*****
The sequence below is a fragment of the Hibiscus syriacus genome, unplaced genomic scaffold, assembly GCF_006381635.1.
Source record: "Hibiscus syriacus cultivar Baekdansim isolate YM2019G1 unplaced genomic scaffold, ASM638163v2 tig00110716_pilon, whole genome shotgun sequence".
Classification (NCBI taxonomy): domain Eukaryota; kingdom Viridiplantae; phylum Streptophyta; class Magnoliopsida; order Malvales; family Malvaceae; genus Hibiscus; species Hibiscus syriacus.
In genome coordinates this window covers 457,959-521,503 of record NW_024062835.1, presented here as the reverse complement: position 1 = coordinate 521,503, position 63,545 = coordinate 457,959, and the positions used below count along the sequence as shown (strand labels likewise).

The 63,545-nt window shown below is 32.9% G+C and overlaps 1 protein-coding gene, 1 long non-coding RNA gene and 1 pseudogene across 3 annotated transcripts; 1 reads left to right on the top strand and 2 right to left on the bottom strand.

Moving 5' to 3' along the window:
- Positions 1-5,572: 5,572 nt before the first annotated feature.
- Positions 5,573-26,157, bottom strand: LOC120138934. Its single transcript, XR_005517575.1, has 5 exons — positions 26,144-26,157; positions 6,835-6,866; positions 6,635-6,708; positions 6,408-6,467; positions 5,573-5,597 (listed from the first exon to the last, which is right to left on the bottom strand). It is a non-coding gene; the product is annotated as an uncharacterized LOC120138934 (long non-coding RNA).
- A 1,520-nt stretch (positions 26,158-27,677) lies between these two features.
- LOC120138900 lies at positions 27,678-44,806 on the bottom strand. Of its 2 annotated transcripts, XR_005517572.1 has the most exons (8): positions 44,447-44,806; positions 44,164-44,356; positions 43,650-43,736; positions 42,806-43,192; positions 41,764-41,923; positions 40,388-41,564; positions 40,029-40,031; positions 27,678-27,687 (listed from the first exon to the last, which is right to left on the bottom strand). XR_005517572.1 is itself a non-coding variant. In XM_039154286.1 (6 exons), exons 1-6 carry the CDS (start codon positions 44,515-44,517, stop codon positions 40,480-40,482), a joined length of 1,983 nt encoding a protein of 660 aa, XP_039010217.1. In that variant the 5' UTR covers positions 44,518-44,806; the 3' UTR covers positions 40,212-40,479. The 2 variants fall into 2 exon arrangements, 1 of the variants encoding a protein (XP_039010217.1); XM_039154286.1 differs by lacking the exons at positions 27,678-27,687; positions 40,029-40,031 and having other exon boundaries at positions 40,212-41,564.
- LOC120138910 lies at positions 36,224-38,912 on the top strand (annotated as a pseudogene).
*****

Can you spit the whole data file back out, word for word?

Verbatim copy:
The sequence below is a fragment of the Hibiscus syriacus genome, unplaced genomic scaffold, assembly GCF_006381635.1.
Source record: "Hibiscus syriacus cultivar Baekdansim isolate YM2019G1 unplaced genomic scaffold, ASM638163v2 tig00110716_pilon, whole genome shotgun sequence".
Classification (NCBI taxonomy): domain Eukaryota; kingdom Viridiplantae; phylum Streptophyta; class Magnoliopsida; order Malvales; family Malvaceae; genus Hibiscus; species Hibiscus syriacus.
In genome coordinates this window covers 457,959-521,503 of record NW_024062835.1, presented here as the reverse complement: position 1 = coordinate 521,503, position 63,545 = coordinate 457,959, and the positions used below count along the sequence as shown (strand labels likewise).

The 63,545-nt window shown below is 32.9% G+C and overlaps 1 protein-coding gene, 1 long non-coding RNA gene and 1 pseudogene across 3 annotated transcripts; 1 reads left to right on the top strand and 2 right to left on the bottom strand.

Moving 5' to 3' along the window:
- Positions 1-5,572: 5,572 nt before the first annotated feature.
- Positions 5,573-26,157, bottom strand: LOC120138934. Its single transcript, XR_005517575.1, has 5 exons — positions 26,144-26,157; positions 6,835-6,866; positions 6,635-6,708; positions 6,408-6,467; positions 5,573-5,597 (listed from the first exon to the last, which is right to left on the bottom strand). It is a non-coding gene; the product is annotated as an uncharacterized LOC120138934 (long non-coding RNA).
- A 1,520-nt stretch (positions 26,158-27,677) lies between these two features.
- LOC120138900 lies at positions 27,678-44,806 on the bottom strand. Of its 2 annotated transcripts, XR_005517572.1 has the most exons (8): positions 44,447-44,806; positions 44,164-44,356; positions 43,650-43,736; positions 42,806-43,192; positions 41,764-41,923; positions 40,388-41,564; positions 40,029-40,031; positions 27,678-27,687 (listed from the first exon to the last, which is right to left on the bottom strand). XR_005517572.1 is itself a non-coding variant. In XM_039154286.1 (6 exons), exons 1-6 carry the CDS (start codon positions 44,515-44,517, stop codon positions 40,480-40,482), a joined length of 1,983 nt encoding a protein of 660 aa, XP_039010217.1. In that variant the 5' UTR covers positions 44,518-44,806; the 3' UTR covers positions 40,212-40,479. The 2 variants fall into 2 exon arrangements, 1 of the variants encoding a protein (XP_039010217.1); XM_039154286.1 differs by lacking the exons at positions 27,678-27,687; positions 40,029-40,031 and having other exon boundaries at positions 40,212-41,564.
- LOC120138910 lies at positions 36,224-38,912 on the top strand (annotated as a pseudogene).